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Albert Einstein College of Medicine
Characterization of the proteome of the Cryptosporidium parvum cyst outer wall
Tianmin Huang, Fa-Yun Che and the Albert Einstein Biodefense Parasite Proteomics
Introduction: Cryptosporidium parvum, a member of the Apicomplexa, infects epithelial
gastrointestinal cells of humans and other mammals. This pathogen has been respon-
sible for several large waterborne outbreaks of diarrheal disease resulting in significant
morbidity in immune competent hosts and mortality in immune compromised hosts.
Oocysts are environmentally resistant forms responsible for the transmission of this
organism in food and water. A defining characteristic of this life stage is the oocyst wall
a complex protective barrier consisting of a double layer of a protein-lipid-carbohydrate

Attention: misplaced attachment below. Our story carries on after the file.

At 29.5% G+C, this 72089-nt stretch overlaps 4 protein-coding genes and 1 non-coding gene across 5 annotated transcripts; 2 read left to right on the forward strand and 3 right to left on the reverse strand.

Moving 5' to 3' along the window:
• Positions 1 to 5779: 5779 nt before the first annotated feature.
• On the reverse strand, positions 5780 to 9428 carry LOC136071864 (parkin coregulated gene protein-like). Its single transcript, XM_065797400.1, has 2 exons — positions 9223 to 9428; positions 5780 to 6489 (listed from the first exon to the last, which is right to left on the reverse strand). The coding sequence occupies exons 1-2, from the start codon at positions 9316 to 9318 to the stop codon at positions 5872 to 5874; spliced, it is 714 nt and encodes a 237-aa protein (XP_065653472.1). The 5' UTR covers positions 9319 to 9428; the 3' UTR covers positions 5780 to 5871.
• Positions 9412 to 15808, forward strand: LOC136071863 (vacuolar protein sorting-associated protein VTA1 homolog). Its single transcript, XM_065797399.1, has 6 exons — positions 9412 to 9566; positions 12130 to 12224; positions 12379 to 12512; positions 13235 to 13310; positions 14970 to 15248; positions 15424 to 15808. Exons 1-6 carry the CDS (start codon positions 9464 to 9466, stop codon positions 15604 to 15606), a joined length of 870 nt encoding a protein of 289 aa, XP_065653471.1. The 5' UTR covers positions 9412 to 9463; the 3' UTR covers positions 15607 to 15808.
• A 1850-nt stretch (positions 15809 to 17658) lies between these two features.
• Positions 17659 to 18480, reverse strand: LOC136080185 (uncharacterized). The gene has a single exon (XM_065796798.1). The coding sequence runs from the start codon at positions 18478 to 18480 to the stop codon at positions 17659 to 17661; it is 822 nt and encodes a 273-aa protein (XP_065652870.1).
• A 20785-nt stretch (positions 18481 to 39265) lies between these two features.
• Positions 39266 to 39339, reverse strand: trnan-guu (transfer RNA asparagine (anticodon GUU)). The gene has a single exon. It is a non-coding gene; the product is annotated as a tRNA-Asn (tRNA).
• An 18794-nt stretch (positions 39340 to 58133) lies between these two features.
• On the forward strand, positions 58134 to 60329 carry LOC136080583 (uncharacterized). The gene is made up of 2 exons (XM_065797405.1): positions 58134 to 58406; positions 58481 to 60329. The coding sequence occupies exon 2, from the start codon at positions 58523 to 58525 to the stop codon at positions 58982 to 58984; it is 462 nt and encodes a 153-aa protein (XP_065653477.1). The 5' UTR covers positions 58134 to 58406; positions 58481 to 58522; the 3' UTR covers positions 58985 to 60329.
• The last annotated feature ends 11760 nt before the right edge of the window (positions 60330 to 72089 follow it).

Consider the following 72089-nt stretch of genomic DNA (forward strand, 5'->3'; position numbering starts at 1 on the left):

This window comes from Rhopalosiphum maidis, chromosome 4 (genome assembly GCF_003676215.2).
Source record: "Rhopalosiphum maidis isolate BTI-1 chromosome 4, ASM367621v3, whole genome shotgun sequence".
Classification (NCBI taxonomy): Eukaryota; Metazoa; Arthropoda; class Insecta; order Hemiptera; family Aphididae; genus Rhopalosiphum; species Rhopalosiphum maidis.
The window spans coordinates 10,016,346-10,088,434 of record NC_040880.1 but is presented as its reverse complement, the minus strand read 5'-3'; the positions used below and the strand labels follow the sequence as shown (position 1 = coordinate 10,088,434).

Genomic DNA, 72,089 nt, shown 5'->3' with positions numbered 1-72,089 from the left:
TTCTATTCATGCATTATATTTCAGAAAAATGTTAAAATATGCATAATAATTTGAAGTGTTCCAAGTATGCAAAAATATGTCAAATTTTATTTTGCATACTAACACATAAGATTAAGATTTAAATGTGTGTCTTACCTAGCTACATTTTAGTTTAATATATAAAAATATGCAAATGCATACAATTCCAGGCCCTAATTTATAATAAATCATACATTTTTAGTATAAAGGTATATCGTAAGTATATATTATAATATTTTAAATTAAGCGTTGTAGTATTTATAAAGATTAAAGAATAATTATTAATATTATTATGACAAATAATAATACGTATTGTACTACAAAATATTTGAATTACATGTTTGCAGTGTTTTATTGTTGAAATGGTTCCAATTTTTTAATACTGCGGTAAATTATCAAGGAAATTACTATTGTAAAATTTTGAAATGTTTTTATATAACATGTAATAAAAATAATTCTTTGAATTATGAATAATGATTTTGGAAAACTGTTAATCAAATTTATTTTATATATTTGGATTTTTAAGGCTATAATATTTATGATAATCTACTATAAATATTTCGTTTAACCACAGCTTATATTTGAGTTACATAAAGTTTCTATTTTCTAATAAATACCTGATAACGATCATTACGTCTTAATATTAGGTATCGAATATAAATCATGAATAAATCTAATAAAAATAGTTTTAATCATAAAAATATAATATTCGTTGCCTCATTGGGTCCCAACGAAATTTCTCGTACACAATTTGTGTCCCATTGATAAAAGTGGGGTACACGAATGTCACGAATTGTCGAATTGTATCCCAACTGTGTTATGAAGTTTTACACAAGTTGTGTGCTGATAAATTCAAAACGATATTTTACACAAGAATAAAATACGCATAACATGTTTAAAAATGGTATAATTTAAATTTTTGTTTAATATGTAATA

matrix. The proteins of the oocyst spore wall are important potential targets.
Methods: Purified oocysts were excysted in taurocholate and oocyst walls isolated by
Percoll density gradient centrifugation as originally described by Arrowood and Streling
(J Parasitol. 73:314-319). Oocyst walls were solublized using different lysis buffers and
then separated using a 4-20% gradient SDS-PAGE gel and transferred to PVDF. As
expected this preparation reacted with a polyclonal rabbit anti-COWP1 we produced to
the peptides DKCAIHTVKV, PSGFVEEGNRC, and DHAGHGHGHGNQLLQEC. To
evaluate the glycosylation of oocyst wall proteins Glyko enzymatic deglycosylation kit
was used. Protein patterns obtained from 1D and 2D gels suggested that post-
translational modifications of oocyst wall proteins occurred. A 2D gel approach was
used for fractionation of the oocyst wall proteins prior to mass spectrometry analysis.
Oocyst walls were solubilized in a urea based lysis buffer (7.5M Urea, 2.5M thiourea,
40mM Tris (pH7.6), 2.5% octyl-β-glucoside, 6.25mM TCEP and proteinase inhibitor)
and the proteins separated by IEF (pH 3 to 11 IPG strip) followed by a 12% PAGE gel.
The gel was stained